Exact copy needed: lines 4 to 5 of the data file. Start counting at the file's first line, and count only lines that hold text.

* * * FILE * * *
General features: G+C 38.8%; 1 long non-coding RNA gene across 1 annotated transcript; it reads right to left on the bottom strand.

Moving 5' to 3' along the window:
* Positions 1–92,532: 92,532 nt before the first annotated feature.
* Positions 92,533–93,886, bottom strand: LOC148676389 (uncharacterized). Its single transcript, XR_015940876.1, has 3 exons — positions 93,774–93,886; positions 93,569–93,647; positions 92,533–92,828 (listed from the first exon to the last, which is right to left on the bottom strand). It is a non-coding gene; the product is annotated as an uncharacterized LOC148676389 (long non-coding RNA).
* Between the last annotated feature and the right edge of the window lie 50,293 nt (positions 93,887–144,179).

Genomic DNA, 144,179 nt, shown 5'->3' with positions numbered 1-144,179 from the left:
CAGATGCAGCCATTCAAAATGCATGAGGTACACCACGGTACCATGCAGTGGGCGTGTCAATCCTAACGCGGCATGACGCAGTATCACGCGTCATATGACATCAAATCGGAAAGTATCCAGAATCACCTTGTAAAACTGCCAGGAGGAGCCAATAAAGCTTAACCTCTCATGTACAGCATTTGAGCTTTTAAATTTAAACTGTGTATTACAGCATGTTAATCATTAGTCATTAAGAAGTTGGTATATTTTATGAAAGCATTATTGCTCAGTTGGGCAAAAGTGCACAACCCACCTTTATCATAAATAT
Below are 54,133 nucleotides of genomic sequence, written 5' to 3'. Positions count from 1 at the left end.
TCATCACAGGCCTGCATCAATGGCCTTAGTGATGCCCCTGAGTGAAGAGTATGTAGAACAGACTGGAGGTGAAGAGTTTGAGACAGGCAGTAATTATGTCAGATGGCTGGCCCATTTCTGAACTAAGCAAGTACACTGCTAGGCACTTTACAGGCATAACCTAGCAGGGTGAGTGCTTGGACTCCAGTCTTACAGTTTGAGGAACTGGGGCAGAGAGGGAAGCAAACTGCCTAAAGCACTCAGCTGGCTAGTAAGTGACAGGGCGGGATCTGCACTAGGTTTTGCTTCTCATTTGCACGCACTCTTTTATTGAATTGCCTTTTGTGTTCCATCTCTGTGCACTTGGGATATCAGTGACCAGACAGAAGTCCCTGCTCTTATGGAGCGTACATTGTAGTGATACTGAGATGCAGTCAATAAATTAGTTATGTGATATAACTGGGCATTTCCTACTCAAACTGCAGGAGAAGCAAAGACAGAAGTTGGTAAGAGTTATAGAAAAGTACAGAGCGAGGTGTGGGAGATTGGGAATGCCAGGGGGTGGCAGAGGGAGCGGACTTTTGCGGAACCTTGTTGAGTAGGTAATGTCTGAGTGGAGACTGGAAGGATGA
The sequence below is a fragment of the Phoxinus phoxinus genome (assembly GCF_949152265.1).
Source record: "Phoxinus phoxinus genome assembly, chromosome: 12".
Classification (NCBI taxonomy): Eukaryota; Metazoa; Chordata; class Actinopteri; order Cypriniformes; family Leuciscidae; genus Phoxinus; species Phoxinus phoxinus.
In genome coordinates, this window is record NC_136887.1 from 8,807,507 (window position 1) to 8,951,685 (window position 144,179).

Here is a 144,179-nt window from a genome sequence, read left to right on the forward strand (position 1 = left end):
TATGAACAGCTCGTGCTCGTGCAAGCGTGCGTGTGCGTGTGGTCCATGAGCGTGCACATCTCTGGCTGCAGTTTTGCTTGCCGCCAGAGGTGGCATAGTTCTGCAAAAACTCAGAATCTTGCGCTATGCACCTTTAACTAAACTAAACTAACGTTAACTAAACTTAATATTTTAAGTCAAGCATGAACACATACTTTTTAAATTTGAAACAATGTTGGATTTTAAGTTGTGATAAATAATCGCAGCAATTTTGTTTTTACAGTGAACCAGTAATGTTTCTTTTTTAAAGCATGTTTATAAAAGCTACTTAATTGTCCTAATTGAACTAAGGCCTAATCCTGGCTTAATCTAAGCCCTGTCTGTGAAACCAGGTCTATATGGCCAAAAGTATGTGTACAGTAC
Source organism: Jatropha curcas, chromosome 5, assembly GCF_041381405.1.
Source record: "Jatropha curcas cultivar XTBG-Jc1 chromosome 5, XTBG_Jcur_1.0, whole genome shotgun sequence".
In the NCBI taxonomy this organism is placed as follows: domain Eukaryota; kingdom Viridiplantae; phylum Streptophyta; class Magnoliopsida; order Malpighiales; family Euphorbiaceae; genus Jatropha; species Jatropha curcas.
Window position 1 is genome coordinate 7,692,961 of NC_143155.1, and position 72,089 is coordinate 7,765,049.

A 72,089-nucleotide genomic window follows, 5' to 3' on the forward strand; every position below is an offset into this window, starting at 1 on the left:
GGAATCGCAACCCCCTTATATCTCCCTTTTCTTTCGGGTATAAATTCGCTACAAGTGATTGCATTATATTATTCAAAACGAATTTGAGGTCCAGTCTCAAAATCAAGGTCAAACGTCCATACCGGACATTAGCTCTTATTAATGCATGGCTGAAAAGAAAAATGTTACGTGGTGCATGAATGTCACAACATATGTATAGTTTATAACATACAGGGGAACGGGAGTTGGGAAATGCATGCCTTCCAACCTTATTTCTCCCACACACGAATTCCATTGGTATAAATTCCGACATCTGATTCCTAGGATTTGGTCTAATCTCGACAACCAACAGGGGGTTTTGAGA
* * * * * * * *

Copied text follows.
* Positions 92,533–93,886, bottom strand: LOC148676389 (uncharacterized). Its single transcript, XR_015940876.1, has 3 exons — positions 93,774–93,886; positions 93,569–93,647; positions 92,533–92,828 (listed from the first exon to the last, which is right to left on the bottom strand). It is a non-coding gene; the product is annotated as an uncharacterized LOC148676389 (long non-coding RNA).
* Between the last annotated feature and the right edge of the window lie 50,293 nt (positions 93,887–144,179).